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Monday, July 11, 2011

Monday Morning Check In: Making Tough Decisions

I am back home again in Texas after spending three very interesting and fulfilling weeks in Rome, Italy. I played a lot of piano and violin and had a lovely time becoming even more familiar with this wonderful city. Although this blog post is late, I hope you will still find it useful as a Monday Morning Check In.

Recently a good friend of mine was faced with a tough decision that related to his future in the music industry and whether he might receive a letter of recommendation to benefit his future. I found that watching my friend go through the process of making a decision left me with some useful informational steps to making a decision.

Curb Your Emotions

Some of us do not handle change or confrontation well, and in many such cases, change comes dressed in the attire of perceived confrontation, which leads to our angry response. I am one of those personality types that often responds to the perception of confrontation with anger. Therefore, I strive to make my first response line up with the scripture verse observation of Psalm 15:1: “A gentle answer turns away wrath, but a harsh word stirs up anger.” Emotions come from our perceptions, so we should watch that our perceptions actually lead us in the direction that our emotions should go. I work to rein in any emotions that I might experience in favor of discovering the inner personality development issue that leads to my faulty presumption.

I ask myself a series of quick questions and follow that up with a few reminders that keep me on the track of solving whatever dilemma I found myself in.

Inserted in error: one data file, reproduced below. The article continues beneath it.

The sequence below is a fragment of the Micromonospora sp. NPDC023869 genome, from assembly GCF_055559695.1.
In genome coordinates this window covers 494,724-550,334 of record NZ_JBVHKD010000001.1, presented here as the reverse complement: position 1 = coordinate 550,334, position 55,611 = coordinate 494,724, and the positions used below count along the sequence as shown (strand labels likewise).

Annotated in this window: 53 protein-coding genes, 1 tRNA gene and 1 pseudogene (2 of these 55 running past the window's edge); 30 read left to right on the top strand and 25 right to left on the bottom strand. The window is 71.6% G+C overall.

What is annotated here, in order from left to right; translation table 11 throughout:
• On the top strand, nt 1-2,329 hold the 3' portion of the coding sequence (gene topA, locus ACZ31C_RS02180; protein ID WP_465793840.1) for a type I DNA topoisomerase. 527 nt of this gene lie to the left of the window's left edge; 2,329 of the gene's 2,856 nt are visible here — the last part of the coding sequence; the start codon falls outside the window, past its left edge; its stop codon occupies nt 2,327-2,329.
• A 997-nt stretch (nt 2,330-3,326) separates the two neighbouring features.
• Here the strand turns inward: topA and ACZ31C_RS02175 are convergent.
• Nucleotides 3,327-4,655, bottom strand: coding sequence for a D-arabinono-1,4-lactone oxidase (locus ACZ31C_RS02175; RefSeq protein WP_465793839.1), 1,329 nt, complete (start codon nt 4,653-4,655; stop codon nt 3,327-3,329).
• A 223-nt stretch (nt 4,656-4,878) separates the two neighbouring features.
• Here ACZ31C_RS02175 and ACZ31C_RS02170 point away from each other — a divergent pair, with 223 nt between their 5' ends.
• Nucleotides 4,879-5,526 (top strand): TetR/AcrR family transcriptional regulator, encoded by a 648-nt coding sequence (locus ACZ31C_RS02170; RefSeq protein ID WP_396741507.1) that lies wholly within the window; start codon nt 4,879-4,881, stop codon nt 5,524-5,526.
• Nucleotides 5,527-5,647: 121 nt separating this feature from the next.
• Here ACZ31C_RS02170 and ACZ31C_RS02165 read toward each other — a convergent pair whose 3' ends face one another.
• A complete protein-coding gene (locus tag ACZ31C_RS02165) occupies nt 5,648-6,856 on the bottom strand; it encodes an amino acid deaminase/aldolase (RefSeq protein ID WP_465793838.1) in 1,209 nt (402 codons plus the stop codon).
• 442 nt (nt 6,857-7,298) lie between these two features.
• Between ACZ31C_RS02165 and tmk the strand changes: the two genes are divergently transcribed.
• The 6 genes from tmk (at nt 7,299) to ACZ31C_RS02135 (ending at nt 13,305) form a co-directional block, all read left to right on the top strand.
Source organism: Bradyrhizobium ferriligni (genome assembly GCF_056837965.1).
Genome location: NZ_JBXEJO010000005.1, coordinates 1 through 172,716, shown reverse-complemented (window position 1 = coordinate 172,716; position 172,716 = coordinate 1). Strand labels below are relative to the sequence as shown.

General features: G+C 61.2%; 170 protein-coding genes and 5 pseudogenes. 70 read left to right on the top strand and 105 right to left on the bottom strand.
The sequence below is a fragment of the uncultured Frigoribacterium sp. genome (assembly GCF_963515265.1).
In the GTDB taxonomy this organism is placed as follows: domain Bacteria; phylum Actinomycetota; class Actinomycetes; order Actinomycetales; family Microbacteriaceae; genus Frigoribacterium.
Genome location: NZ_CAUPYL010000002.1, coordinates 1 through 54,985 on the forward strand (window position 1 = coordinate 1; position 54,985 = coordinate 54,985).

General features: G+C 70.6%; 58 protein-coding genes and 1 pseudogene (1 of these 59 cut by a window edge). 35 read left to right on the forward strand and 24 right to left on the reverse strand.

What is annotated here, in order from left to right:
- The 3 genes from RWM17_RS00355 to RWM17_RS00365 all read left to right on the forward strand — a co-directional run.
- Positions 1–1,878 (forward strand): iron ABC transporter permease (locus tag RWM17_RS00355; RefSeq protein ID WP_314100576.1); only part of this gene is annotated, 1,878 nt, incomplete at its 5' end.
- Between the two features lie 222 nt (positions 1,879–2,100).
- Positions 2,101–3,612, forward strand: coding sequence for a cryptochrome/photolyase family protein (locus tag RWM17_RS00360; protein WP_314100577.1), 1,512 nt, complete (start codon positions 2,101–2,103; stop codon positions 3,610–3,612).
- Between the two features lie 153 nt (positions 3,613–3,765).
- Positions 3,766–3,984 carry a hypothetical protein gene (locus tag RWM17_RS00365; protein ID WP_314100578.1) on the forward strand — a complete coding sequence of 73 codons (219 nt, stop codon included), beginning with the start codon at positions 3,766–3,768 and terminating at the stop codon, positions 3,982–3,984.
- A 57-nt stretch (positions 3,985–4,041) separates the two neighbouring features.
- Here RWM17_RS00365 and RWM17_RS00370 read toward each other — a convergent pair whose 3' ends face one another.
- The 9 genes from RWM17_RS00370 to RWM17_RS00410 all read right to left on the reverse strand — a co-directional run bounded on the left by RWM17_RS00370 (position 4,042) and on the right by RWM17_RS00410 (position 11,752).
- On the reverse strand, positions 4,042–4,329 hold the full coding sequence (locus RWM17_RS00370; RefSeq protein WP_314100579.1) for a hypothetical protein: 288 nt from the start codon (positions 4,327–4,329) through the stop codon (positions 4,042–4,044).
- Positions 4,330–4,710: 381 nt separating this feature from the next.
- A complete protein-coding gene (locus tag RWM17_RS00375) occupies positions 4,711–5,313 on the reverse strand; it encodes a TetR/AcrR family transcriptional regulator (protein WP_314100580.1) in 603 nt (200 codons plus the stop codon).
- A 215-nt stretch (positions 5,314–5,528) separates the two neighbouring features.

What Else Could This Be About?

This question reminds me to pay attention to my presumptions. We all make them, but our presumptions are not always correct. Uncovering exactly what we are thinking and then discovering the possible reason why we create these types of presumptions usually reverses the flaws inherent in our heads, if we pay attention and work to make personal discoveries about the formation of our psyches.

Go to the Source

Have you ever noticed that people tend to complain to folks who have no power to make any effective change? For example, we might complain about something that our boss did, but instead of bringing our grievance directly to our boss, who is the one person who could clearly offer a solution, we tend to make our complaints to co-workers or our spouse – people who are clearly not in a position to do anything about our problem. The better course of action is to bring our grievances directly to the source. We should take care to work through our fears and directly approach the source of our problem. At the very least, we should visit with the source in order to make sure we have made accurate assumptions about what is actually going on.

Take Money Out of the Equation

I discovered early in my life as a “people watcher” that there are some decisions that are complicated by the presence of money. When I reframe the dilemma in a way that does not include the consideration of money, I find that most confusion completely vanishes. Then the directions become:

Take the Higher Road

What action should I take that gives me the highest position in the moral sense? Which position gives me the moral advantage? The other party might be arranging things to indicate a “perfect life” with no complications. The other party might try to use me (or my finances) to pursue a direction that I do not approve. In these cases, I believe that by taking the morally higher position, I place myself in a position that favors my overall global crusade.

Directions that I give myself to help me determine what the higher road might be include “do the right thing” or “whatever you do, do it with class.”

Own Our Own Contribution

When we take this step, we are showing the ultimate in maturity. This step encourages us to “own” our own contribution to the problem. I have heard many a psychologist state that it takes two people to generate a quarrel or disagreement. If we can dig down deep enough, we can find the resources we need to show us where we might be at fault or have taken steps to “fan the fires” or cause the problem to inflate. This step asks us to face our own motivation to keep the problem afloat. Instead, if we were to focus on changing our own attitudes and presumptions, we might eliminate the problem or at least alleviate it just by changing ourselves.

Sometimes it is easy to make a decision, and other times it is not. I find that if I consider the above questions and topics that I am ultimately satisfied with the decision I make.

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